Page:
Intrinsically disordered but biologically active proteins, commonly referred to as IDPs, are readily identified in many biological systems and play critical roles in multiple protein regulatory processes. While disordered in their unbound states, IDPs often, but not always, fold upon binding with their protein interaction partners. Here, we discuss how a class of IDPs directs the targeting, specificity and activity of Protein Phosphatase 1 (PP1). PP1 is major ser/thr phosphatase that plays a critical role in a broad range of biological processes, from muscle contraction to memory formation. In the cell, PP1 is regulated through its interaction with more than 200 regulatory proteins, the majority of which are IDPs. Critically, these PP1:regulatory protein holoenzyme complexes confer specificity to PP1 and are thus the functional forms of the PP1 enzyme in vivo. Furthermore, we discuss the distinct modes of interaction utilized by IDPs to complex with their protein binding partners. We subsequently show, by integrating multiple biophysical tools, that the majority of IDPs that regulate PP1, prefer a conformational selection model.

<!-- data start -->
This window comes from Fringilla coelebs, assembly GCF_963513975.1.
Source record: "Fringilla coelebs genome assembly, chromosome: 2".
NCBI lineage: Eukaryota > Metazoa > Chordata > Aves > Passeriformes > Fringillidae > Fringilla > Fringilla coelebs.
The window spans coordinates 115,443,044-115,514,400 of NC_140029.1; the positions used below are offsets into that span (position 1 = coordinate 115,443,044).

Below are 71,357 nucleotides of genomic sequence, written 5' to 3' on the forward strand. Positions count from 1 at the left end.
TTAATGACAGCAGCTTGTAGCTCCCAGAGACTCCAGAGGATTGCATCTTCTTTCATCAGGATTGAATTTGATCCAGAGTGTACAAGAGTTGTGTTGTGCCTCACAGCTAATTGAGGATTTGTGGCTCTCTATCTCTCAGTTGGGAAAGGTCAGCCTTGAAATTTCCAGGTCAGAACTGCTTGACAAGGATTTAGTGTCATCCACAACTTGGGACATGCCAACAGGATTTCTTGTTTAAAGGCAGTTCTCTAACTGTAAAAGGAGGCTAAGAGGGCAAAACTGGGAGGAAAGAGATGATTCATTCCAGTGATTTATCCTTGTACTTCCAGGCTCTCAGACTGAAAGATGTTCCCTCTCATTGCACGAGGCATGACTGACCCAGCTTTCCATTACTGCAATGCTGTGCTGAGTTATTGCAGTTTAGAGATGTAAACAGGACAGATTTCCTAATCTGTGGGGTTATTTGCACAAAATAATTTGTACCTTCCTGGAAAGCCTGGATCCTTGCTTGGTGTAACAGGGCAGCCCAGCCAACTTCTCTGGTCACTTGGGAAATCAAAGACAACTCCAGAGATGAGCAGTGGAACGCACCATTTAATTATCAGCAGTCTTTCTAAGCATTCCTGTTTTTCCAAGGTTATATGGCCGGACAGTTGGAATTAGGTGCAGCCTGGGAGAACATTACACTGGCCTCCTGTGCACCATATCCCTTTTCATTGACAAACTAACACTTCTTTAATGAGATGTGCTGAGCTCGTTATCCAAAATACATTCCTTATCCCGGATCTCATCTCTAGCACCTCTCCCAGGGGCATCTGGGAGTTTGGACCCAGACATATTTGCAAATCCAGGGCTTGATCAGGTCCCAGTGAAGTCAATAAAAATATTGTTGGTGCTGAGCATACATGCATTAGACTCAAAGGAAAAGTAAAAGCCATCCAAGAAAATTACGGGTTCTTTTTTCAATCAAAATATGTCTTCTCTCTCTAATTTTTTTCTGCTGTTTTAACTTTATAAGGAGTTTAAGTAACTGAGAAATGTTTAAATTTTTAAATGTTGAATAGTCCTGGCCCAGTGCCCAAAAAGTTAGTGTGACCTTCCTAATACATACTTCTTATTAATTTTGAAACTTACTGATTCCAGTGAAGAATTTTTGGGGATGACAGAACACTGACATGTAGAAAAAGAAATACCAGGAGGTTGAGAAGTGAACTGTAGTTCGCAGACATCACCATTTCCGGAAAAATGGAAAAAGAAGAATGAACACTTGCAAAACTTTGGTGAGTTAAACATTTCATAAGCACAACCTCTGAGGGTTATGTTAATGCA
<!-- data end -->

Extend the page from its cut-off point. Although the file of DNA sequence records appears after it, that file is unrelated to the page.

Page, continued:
Keywords: Intrinsically disordered proteins, Proteins, Protein phosphatase 1, Folding, crystallography, SPINOPHILIN, C-terminus, INHIBITOR-2, holoenzyme, macromolecule
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